LESLIE: Lynette in Louisiana is on the line with a warped floor at her house.
How can we help you today, Lynette?
LYNETTE: My home that I live in was built in 1940 and it is on concrete piers.
LYNETTE: There’s a differential crawlspace underneath the house, as little as 6 inches on the east side to approximately 2 feet on the west side.
LYNETTE: And recently, I had a pest-control professional do a wood inspection and determined, fortunately, that there were no termites. But in walking through my home, he noticed that my floors, which are laminate-covered, were warped and very soft in various areas throughout the house, which I’ve experienced – continuing to deteriorate in that fashion over the last three to four years.
He indicated, through his inspections, that he looked at the – underneath the house and noticed that there was wood rot and possible mold occurring. And I’m calling to see what can I do to rectify that and does that mean that I need to literally tear out the floor to remedy the situation?
TOM: Probably not. But did he prescribe – like did he give you an estimate for fixing the warped floor? Because sometimes these guys will do that: they’ll find a problem and say, “I’m just the guy to fix it for you.” Did he give you a number?
LYNETTE: No, sir. He simply came out to give me a state form for this wood inspection that’s necessary for a VA loan.
TOM: OK. So he sounds like he might be a decent guy, then.
So the next thing you want to do is try to get a sense as to how much decay, if any, is down there. And I think – I mean for that, what I would tell you to do is to contact a professional home inspector. Home inspectors don’t work for a contractor; they work for you. And they only represent the information, so they don’t have any conflict of interest in trying to identify – or make a problem sound like it’s bigger than it really is.
Sure, it’s not going to be unusual for a house in your part of the country to have some decay or some potential mold growing on it. But I want to get a sense as to how bad that is. Are the floor joists completely rotten? Is the subfloor rotten? How much mold are we talking about? If you’ve got a couple of feet on one end, then you can probably get pretty far into that. And then with a high-powered flashlight, you can work your way down as far as the eye can see. If it turned out that you had to do work on the warped floor, typically what you would do in that case is you would trench that area where the grade goes up to, as you say, 6 inches so that you can actually kind of go back and forth and work on that space.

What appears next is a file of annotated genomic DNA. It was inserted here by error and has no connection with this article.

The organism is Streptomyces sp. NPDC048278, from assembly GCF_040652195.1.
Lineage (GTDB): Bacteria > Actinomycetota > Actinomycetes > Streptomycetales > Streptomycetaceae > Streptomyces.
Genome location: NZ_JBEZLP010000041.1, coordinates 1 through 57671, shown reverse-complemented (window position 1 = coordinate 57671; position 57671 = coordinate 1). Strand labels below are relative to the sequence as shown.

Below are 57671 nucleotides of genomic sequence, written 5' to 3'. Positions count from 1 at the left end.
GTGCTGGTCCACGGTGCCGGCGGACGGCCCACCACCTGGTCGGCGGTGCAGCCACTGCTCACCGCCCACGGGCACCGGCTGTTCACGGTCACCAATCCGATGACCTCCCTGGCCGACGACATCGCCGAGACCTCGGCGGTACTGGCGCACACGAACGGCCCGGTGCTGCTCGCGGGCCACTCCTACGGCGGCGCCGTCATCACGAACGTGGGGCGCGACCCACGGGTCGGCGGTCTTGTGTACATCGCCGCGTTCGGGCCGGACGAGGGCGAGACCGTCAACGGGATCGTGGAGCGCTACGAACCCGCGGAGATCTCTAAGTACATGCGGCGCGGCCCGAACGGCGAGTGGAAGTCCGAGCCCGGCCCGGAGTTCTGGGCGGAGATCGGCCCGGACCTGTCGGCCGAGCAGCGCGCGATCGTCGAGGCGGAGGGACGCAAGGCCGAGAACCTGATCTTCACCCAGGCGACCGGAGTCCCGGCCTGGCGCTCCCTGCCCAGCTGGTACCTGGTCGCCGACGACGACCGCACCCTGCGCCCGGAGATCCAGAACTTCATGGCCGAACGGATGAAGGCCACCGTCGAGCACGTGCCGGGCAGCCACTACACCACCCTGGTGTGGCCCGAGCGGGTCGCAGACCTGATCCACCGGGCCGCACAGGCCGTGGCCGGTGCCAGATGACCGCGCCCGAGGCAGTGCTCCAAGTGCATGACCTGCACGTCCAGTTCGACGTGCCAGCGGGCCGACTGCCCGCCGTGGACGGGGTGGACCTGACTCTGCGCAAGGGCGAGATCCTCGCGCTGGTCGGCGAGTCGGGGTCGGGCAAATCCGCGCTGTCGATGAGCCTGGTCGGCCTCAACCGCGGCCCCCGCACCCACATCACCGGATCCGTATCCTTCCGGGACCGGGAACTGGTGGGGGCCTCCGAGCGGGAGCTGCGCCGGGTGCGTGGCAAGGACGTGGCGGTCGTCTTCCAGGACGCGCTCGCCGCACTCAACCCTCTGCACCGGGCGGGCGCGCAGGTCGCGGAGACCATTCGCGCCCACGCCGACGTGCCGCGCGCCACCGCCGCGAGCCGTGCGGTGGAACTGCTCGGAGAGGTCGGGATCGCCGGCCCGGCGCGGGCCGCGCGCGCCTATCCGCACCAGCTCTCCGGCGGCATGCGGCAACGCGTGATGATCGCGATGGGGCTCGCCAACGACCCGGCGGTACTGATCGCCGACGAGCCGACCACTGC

Once we know exactly what’s going on, then we can talk about treatment options. And so, if there is actual decay and the decay is bad enough to warrant some structural repairs, then that would be done from the crawlspace. In terms of the floor itself, if that subfloor was really badly rotted, you would have to take that apart from the top. But if it’s not really that rotted and maybe you’ve just got a decayed joist or two, you may be able to make that repair from the bottom. Worst case scenario is you tear out all your floors but I think that’s really extreme. And I wouldn’t even think about that until I had a lot more information.
Now, the lumber can also be sprayed and treated to stop any decay or mold growth that’s going on right now. And then you could also – when you’re all done figuring out what caused this and what you’re dealing with, you want to make sure you get better ventilation in that crawlspace so that you don’t have this problem reoccur. Now, if you can’t get natural ventilation, you could use fans that are hooked up to humidifier switches – or humidistats, I should say. And they’ll come on whenever the humidity gets high and it’ll pull drier air through the house – through that crawlspace – to keep it from decaying any further.
So you’ve got a few steps in front of you on this warped floor, Lynette, but I would start by getting a good, independent home inspector to take a look at it. You can go to HomeInspector.org – that’s the website for the American Society of Home Inspectors – and start there. You are looking for an ASHI-certified member. That’s A-S-H-I – American Society of Home Inspectors. An ASHI-certified member. And they’ll give you some good advice and help you take the next step, OK?
LYNETTE: Fantastic. Thank you so very much. I appreciate the information.